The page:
Anyway, with excitement I entered the "swimming" area (right side, in the middle) and headed to the locker area. The swimming pool was to see from the lobby, but it was a looong walk along a labyrinth to get to the lockers - I later found out it had been easier to enter at the "thermal bath" entrance (separate areas for men and women). The swimming pool was fun, but the *real* experience is the thermal bath. Again, gorgeous Art Nouveau decoration (Zsolnay ceramic tiles) and two basins with thermal water of different temperature (36 C/38 C). A steam bath was also available, massage would have cost an extra fee.
All in all I enjoyed the thermal baths very much. The procedure is a bit confusing at first but in the end I got it. Relaxing in the thermal water was great. I just wish they would gently renovate the baths - a bit too much patina even for me.
There are many wonderful spas and thermal baths in Budapest, but the most beautiful one has to be the Géllert, attached to the hotel of the same name. Built in 1918 in Art-Nouveau, the main hall with glass roof and Roman-style columns is the most striking. Stick your head under one of the stone lions out of whose mouth water rushes out. There is a warmer thermal pool in the main hall, plus there is an outdoor wave pool and thermal pool, plus additional thermal baths as well.
Bring your swimsuit, towel, cap, and pool shoes, and you can get a locker or cabinet to store your clothes as well. These items can be rented as well. You'll notice that the pros know exactly when the bubble jets turn on periodically because they always get the best places in the pools!
In front of the Szabadsag hid there is one of the most bueautiful Thermal Bathes of Budapest: Gellert Gyogyfurdo.
In the 1300 in this place exixsted a thermal house and to do the therapeutic treatments it used the theramal water came from the gellert hill. During the Turkish occupation this place became a luxury thermal bathroom. In the 1911-1918, Armin Hegedus, Artur Sebestyen and Izidor Stark built the hotel with a Secessionist facade. Inside there are thermal bathrooms, sauna and much more.
Housed inside the magnificent Hotel Gellert, the Gellert Baths are world famous, and arguable the best and most beautiful in Budapest, possibly even the world. The baths complex includes thermal baths, and a set of outdoor swimming baths to the rear. The mineral waters come from the hot springs of Gellert Hill.
The hotel is also a work of art - one of Budapest's most famous and exclusive. Built on the banks of the Danube in the Art Nouveau style, it's easily the best looking hotel in the city, trumping the other high class concrete and glass monstrosities on the opposite bank. You can also sample some of the mineral waters in the spring at the front of the hotel.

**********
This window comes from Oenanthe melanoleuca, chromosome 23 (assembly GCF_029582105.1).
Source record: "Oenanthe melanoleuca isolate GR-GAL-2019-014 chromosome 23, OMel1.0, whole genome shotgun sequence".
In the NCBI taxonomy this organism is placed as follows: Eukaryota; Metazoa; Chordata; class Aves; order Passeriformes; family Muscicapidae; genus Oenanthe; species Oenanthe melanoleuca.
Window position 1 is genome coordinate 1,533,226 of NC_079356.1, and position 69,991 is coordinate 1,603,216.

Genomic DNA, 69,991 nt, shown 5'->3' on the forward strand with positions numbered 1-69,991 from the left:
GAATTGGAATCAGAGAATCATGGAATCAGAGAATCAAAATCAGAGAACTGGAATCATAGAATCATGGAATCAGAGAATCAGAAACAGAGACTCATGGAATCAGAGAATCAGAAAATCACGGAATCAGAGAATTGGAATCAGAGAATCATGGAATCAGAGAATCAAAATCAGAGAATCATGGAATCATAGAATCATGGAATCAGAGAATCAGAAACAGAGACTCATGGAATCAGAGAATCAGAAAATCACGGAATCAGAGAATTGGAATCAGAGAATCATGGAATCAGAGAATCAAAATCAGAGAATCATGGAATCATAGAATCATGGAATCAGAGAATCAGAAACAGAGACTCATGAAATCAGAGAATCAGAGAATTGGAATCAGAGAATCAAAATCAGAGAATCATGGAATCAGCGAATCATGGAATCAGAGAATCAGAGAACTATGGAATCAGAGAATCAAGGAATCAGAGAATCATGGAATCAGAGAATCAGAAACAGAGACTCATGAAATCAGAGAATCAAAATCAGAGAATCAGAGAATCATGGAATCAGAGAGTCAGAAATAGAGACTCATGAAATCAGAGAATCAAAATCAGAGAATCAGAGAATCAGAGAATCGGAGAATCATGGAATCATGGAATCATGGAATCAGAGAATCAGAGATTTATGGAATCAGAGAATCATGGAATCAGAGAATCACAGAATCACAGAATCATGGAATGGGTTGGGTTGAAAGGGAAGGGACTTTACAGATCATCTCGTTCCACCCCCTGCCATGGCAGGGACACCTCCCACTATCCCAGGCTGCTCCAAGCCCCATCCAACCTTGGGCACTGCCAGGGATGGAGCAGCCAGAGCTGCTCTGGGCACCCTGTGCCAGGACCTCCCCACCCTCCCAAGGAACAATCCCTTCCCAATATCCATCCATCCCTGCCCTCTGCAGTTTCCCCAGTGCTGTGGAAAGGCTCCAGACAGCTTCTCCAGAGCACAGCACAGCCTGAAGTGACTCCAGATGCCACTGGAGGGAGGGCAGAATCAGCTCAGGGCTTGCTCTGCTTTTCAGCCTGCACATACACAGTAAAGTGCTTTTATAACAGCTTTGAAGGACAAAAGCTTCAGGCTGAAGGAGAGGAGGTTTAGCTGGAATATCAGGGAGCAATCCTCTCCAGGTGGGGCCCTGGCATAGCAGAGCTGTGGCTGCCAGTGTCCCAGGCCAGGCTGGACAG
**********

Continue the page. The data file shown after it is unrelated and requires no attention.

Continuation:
The baths are also so impressive that they were listed in the book "1000 Places to See Before You Die".
The Gellért Hotel & Spa, built in a late secessionist style, is located right at the Liberty Bridge and at the feet of the Gellért Hill, a place, wich since the XIII.century is popular for bathing, since numrous thermal springs flow together. In the medieval there was a hospital here, and the first thermal bath was constructed in the XVI.century, when the turks were occupiing Buda.
The complex, that we see today was built according to the plans of Ármin Hegedűs, Artúr Sebestyén and Izidor Sterk, and it was opened on the 24 september 1918. In the second world war, the Hotel suffered some damages, but the Spa remained completely intact, and soon after the end of the war, also the hotel regained it`s previous splendour, and it was modernized as well. The stirring art noveau ornaments in the Spa are original and in 1993, the main staircase recieved a new decorated window, work of Bozó Stanisits.
The Gellert baths are widely considered to be some of the finest spas in the world.
Anybody can enter for under 4000 Ft, and they are small refunds available if you stay less than two hours in the complex. (FREE to guests of the Gellert)
The main attraction is of course the swimming pool (a little on the chilly side) and the large hotpool. Whilst not especially hot, it can take 100 or so people in comfort.
The water is said to consist of sodium and calcium-magnesium-hydrocarbonates and sulphates, with significant fluoride contents.
That means nothing to me, but it is said to be good for, and I quote "Degenerative disorders of joints and the spine, chronic arthritis in the inactive stage, disorders of the vertebral disks, lumboischialgia, neuralgic pain, stenosis, peripheral circulation disorders, in the inhalatorium: treatment of asthmatic and chronic bronchitis."
Doesn't seem so enjoyable now does it ?
The tiling of the place is the other main attraction - it is quite stunning in the main lobby area especially and reflects a number of themes, often oriental.
Budapest maybe the city of Spas, but this is the Queen amongst them.
The present building of the baths and hotel called Szt. Gellért Gyógyfürdõ és Szálló was erected in 1918. The wave pool was built in 1927, and the `champagne` bubble pool was constructed in 1934. The spa, well-known throughout the world, is the most popular spa among foreign visitors.
Night swim in the outdoor pools on Friday and Saturday nights before midnight.
Personal opinion: It's worth seeing from an architectural point of view; in therms of structure and hygienic issues some might be used to better conditions and therefore ...
Thermal baths, sauna and steam baths separately (one wing for ladies, the other for gentlemen); only the swimming pool is for both sexes - therefore it might get boring if you visit the bath as a (heterosexual) couple ...